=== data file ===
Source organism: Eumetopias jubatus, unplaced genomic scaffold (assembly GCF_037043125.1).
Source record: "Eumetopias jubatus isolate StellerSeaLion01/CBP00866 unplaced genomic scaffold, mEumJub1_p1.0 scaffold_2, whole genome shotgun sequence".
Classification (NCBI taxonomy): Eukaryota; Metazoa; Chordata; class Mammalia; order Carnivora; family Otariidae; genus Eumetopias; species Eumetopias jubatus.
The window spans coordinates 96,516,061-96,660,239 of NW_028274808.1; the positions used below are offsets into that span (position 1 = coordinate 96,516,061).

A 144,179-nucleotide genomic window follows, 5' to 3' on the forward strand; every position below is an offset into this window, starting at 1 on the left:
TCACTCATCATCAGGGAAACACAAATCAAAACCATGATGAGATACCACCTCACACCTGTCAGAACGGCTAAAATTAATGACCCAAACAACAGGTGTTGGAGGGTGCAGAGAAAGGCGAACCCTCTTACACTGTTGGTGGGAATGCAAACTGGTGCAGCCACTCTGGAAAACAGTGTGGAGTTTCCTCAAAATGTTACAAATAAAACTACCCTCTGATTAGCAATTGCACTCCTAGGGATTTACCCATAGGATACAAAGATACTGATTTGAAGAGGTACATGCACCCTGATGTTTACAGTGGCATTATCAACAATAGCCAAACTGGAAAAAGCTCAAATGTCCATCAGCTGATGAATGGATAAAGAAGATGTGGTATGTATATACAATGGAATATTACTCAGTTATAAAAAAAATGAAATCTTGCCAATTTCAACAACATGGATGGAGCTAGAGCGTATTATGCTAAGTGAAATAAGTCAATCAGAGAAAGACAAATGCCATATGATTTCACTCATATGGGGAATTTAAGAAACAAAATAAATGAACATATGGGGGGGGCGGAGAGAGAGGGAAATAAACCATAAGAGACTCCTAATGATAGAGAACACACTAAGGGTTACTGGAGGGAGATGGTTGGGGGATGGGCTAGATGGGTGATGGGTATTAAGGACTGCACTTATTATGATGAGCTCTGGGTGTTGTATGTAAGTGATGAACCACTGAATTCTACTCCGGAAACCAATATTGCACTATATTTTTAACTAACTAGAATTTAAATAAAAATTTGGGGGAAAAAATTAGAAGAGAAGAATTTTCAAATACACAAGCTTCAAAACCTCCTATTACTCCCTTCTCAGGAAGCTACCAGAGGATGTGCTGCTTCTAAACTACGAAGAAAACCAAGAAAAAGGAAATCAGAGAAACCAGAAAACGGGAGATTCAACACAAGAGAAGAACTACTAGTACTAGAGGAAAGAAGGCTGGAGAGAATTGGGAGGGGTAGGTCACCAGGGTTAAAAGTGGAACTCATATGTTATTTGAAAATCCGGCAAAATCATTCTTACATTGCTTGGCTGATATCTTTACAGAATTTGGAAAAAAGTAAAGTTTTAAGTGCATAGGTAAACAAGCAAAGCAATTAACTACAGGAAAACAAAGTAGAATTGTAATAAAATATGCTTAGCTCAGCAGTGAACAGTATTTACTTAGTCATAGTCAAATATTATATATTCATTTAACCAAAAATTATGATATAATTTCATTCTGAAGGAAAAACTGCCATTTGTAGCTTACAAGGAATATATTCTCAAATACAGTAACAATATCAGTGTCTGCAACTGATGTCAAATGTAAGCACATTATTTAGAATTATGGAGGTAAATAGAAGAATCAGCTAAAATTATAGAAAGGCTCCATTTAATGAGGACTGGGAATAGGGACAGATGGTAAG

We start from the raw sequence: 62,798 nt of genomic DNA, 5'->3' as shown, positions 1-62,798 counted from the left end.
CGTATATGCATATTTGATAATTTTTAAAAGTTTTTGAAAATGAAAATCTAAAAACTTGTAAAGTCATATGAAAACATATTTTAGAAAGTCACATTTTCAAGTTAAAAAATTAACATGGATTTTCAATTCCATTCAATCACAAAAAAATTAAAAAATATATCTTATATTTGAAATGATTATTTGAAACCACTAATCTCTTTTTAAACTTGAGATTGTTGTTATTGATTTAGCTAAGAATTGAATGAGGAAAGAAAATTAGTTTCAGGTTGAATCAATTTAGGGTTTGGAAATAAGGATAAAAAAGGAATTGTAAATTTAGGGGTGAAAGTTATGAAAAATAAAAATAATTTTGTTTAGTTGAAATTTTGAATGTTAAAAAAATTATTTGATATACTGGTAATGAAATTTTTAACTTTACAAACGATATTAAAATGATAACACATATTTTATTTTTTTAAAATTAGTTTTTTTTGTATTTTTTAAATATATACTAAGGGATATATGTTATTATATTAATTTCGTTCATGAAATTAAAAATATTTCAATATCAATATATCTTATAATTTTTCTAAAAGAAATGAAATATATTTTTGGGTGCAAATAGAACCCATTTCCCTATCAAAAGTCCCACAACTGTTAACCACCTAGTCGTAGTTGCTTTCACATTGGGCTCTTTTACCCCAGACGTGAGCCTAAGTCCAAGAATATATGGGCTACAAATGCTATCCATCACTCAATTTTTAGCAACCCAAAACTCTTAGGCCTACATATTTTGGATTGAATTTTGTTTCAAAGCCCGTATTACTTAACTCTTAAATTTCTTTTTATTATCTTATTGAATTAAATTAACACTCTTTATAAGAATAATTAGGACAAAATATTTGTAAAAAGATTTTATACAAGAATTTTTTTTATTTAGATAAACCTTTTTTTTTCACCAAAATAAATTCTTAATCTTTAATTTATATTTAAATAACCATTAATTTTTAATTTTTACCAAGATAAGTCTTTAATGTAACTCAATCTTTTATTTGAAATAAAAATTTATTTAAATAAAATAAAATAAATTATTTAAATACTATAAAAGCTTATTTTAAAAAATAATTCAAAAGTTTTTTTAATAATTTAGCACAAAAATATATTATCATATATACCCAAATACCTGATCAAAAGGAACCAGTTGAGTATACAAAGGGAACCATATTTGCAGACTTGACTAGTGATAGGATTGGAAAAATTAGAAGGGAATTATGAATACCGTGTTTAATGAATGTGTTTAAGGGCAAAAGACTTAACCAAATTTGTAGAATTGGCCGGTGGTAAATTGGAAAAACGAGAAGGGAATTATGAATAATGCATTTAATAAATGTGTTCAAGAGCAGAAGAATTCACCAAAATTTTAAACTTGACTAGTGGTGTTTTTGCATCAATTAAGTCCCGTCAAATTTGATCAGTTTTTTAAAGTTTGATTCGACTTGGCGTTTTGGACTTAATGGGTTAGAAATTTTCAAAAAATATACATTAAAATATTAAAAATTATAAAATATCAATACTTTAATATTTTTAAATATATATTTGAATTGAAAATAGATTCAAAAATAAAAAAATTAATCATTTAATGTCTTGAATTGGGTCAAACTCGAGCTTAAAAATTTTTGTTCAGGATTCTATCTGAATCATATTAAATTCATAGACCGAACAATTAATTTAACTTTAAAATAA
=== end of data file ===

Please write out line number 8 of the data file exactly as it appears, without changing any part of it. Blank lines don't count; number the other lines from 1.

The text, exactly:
CGTATATGCATATTTGATAATTTTTAAAAGTTTTTGAAAATGAAAATCTAAAAACTTGTAAAGTCATATGAAAACATATTTTAGAAAGTCACATTTTCAAGTTAAAAAATTAACATGGATTTTCAATTCCATTCAATCACAAAAAAATTAAAAAATATATCTTATATTTGAAATGATTATTTGAAACCACTAATCTCTTTTTAAACTTGAGATTGTTGTTATTGATTTAGCTAAGAATTGAATGAGGAAAGAAAATTAGTTTCAGGTTGAATCAATTTAGGGTTTGGAAATAAGGATAAAAAAGGAATTGTAAATTTAGGGGTGAAAGTTATGAAAAATAAAAATAATTTTGTTTAGTTGAAATTTTGAATGTTAAAAAAATTATTTGATATACTGGTAATGAAATTTTTAACTTTACAAACGATATTAAAATGATAACACATATTTTATTTTTTTAAAATTAGTTTTTTTTGTATTTTTTAAATATATACTAAGGGATATATGTTATTATATTAATTTCGTTCATGAAATTAAAAATATTTCAATATCAATATATCTTATAATTTTTCTAAAAGAAATGAAATATATTTTTGGGTGCAAATAGAACCCATTTCCCTATCAAAAGTCCCACAACTGTTAACCACCTAGTCGTAGTTGCTTTCACATTGGGCTCTTTTACCCCAGACGTGAGCCTAAGTCCAAGAATATATGGGCTACAAATGCTATCCATCACTCAATTTTTAGCAACCCAAAACTCTTAGGCCTACATATTTTGGATTGAATTTTGTTTCAAAGCCCGTATTACTTAACTCTTAAATTTCTTTTTATTATCTTATTGAATTAAATTAACACTCTTTATAAGAATAATTAGGACAAAATATTTGTAAAAAGATTTTATACAAGAATTTTTTTTATTTAGATAAACCTTTTTTTTTCACCAAAATAAATTCTTAATCTTTAATTTATATTTAAATAACCATTAATTTTTAATTTTTACCAAGATAAGTCTTTAATGTAACTCAATCTTTTATTTGAAATAAAAATTTATTTAAATAAAATAAAATAAATTATTTAAATACTATAAAAGCTTATTTTAAAAAATAATTCAAAAGTTTTTTTAATAATTTAGCACAAAAATATATTATCATATATACCCAAATACCTGATCAAAAGGAACCAGTTGAGTATACAAAGGGAACCATATTTGCAGACTTGACTAGTGATAGGATTGGAAAAATTAGAAGGGAATTATGAATACCGTGTTTAATGAATGTGTTTAAGGGCAAAAGACTTAACCAAATTTGTAGAATTGGCCGGTGGTAAATTGGAAAAACGAGAAGGGAATTATGAATAATGCATTTAATAAATGTGTTCAAGAGCAGAAGAATTCACCAAAATTTTAAACTTGACTAGTGGTGTTTTTGCATCAATTAAGTCCCGTCAAATTTGATCAGTTTTTTAAAGTTTGATTCGACTTGGCGTTTTGGACTTAATGGGTTAGAAATTTTCAAAAAATATACATTAAAATATTAAAAATTATAAAATATCAATACTTTAATATTTTTAAATATATATTTGAATTGAAAATAGATTCAAAAATAAAAAAATTAATCATTTAATGTCTTGAATTGGGTCAAACTCGAGCTTAAAAATTTTTGTTCAGGATTCTATCTGAATCATATTAAATTCATAGACCGAACAATTAATTTAACTTTAAAATAA